Friendship Doll Programs
Japanese students holding
(1) new doll sent by Sidney and Frances Gulick (left)
(2) Japanese Ichimatsu doll (middle)
(3) American Blue-eyed Doll sent to Japan in 1927 (right)
The exchange of dolls between
America and Japan did not end with the Friendship Dolls exchanged in
1927. Many individuals and groups have been involved in sending new
dolls, especially during the last 15 years.
Three programs have had a very
significant impact on the lives of children in Japan and America:
Fort Wright Institute - Since 1993, this organization has sent over
1,000 Japanese dolls to schools in every state of the US.
Sidney and Frances Gulick
- Following in the footsteps of his grandfather, Sidney Gulick, 3d, and his
wife Frances have sent many American dolls to Japanese schools since 1986.
Doll Exchange Association - Inspired by Dr. Gulick's 1927 Friendship Doll Mission,
residents of Urayasu City vow never to repeat war, and they launch a movement to send dolls to children worldwide with the formation of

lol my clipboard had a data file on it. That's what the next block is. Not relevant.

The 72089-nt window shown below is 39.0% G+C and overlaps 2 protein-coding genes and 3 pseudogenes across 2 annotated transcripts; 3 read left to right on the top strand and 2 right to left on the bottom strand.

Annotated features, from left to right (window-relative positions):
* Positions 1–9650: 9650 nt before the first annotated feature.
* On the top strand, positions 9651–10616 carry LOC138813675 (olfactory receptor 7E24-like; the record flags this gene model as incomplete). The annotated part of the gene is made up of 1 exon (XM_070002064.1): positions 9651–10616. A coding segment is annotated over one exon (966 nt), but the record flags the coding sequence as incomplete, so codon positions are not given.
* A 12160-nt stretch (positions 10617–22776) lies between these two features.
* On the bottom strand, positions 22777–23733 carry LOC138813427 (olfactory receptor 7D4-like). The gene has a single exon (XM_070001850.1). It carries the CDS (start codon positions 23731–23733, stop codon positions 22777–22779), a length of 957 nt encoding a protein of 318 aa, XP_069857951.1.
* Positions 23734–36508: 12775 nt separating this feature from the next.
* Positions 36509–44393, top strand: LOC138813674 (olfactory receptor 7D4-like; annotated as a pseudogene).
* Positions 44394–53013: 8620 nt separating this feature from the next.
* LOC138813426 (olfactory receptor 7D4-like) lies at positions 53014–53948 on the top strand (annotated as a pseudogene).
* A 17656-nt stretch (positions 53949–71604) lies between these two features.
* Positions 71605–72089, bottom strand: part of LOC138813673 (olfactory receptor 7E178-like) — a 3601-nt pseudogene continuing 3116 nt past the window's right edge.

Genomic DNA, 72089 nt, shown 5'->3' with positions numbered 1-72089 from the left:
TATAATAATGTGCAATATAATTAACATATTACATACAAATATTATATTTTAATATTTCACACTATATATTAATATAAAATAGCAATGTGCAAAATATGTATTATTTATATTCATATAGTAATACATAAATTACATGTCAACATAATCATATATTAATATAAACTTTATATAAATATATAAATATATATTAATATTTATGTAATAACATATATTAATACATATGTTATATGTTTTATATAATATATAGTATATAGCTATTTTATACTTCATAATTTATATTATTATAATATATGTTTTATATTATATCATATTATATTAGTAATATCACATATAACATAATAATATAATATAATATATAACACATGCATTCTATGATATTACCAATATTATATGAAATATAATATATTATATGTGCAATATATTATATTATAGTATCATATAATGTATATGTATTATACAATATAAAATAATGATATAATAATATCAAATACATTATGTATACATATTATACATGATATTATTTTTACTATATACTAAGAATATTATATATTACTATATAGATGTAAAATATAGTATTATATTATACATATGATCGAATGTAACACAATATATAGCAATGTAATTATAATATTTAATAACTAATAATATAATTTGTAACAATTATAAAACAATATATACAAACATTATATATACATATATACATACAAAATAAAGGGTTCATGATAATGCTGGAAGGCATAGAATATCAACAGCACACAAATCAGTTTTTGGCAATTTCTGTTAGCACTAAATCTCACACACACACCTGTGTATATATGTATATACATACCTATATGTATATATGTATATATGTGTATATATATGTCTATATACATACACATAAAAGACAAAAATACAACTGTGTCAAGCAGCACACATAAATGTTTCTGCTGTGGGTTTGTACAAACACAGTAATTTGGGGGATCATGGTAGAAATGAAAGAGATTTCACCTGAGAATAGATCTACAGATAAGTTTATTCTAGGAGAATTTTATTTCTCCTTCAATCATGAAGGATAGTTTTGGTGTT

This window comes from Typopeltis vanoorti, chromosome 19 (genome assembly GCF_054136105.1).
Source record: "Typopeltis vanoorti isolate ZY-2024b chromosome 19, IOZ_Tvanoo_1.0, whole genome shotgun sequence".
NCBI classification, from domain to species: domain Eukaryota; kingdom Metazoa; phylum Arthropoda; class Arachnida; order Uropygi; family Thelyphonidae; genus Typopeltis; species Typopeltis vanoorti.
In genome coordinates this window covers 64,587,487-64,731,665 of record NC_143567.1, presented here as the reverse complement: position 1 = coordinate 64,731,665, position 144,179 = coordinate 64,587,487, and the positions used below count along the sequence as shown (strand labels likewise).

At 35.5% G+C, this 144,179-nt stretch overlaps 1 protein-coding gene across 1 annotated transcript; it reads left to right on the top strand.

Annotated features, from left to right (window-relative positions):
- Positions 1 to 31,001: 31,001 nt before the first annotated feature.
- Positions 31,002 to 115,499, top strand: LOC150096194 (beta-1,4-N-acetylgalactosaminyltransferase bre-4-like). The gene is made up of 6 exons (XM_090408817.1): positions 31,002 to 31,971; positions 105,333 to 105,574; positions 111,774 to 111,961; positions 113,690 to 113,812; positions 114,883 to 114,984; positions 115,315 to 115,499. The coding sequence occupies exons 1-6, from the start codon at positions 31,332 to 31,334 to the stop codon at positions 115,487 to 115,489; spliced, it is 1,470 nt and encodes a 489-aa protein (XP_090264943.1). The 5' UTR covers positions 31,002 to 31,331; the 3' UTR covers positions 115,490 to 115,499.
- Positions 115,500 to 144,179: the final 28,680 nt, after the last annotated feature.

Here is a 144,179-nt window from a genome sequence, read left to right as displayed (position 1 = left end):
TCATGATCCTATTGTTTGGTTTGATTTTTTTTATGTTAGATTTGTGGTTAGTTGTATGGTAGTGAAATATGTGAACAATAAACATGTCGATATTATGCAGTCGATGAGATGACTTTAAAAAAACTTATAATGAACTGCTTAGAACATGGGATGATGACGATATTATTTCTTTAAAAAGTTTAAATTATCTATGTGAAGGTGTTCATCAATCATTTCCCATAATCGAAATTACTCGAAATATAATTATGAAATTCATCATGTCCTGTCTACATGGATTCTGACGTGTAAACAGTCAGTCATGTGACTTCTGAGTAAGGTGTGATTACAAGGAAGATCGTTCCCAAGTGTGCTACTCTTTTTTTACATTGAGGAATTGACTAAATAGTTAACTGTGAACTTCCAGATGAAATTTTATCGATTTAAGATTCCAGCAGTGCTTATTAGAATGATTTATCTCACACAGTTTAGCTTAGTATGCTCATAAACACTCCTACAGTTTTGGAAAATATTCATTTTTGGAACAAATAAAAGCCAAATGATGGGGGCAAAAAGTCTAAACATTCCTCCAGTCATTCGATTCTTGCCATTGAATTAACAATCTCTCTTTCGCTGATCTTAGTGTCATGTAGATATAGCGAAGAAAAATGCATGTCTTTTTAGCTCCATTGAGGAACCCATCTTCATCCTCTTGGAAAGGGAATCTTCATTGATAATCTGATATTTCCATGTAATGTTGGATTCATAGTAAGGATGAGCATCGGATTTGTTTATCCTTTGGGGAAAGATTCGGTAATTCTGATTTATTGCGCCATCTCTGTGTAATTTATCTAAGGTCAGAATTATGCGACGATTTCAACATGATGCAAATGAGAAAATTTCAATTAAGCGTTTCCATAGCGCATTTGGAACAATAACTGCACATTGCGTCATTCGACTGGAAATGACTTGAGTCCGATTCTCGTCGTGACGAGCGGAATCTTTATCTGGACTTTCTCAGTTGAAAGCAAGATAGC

the Urayasu Friendship Doll Exchange Association. In addition, junior high
school students, as a part of international understanding education, make hand-made dolls, kimonos, and passports; attach letters; and
send the dolls.
Besides these three friendship dolls
programs, many other individuals, schools, and organizations have
also been involved in sending dolls to children in schools in Japan and
America. For example, the former J.A.D.E. (Japanese Asian Doll Enthusiasts)
over a dozen dolls to Japanese schools. They also had several members of
their organization who gave lectures on Japanese culture to schools and
other organizations in the United States.
In 2002, the Japanese American National
Museum sent new Friendship Dolls to the children of Japan as a thank-you
gesture for lending the museum their dolls for a special Friendship Doll
exhibition. Allyson Nakamoto, Head of the Educational Components Department
at the museum, explains about the dolls to be sent:
One of these dolls, Maria, was sent to us
by Dr. Sidney Gulick, 3d, and his wife, Dr. Frances Gulick. Maria and the
six dolls chosen by the National Museum show the diversity of the United
States not only in ethnicity, but also in vocation. For example, we are
sending an African American veterinarian, an Asian American girl, and a
European American soccer player. It is our hope that these dolls capture
the hearts and midst of the Japanese children, just like their 1927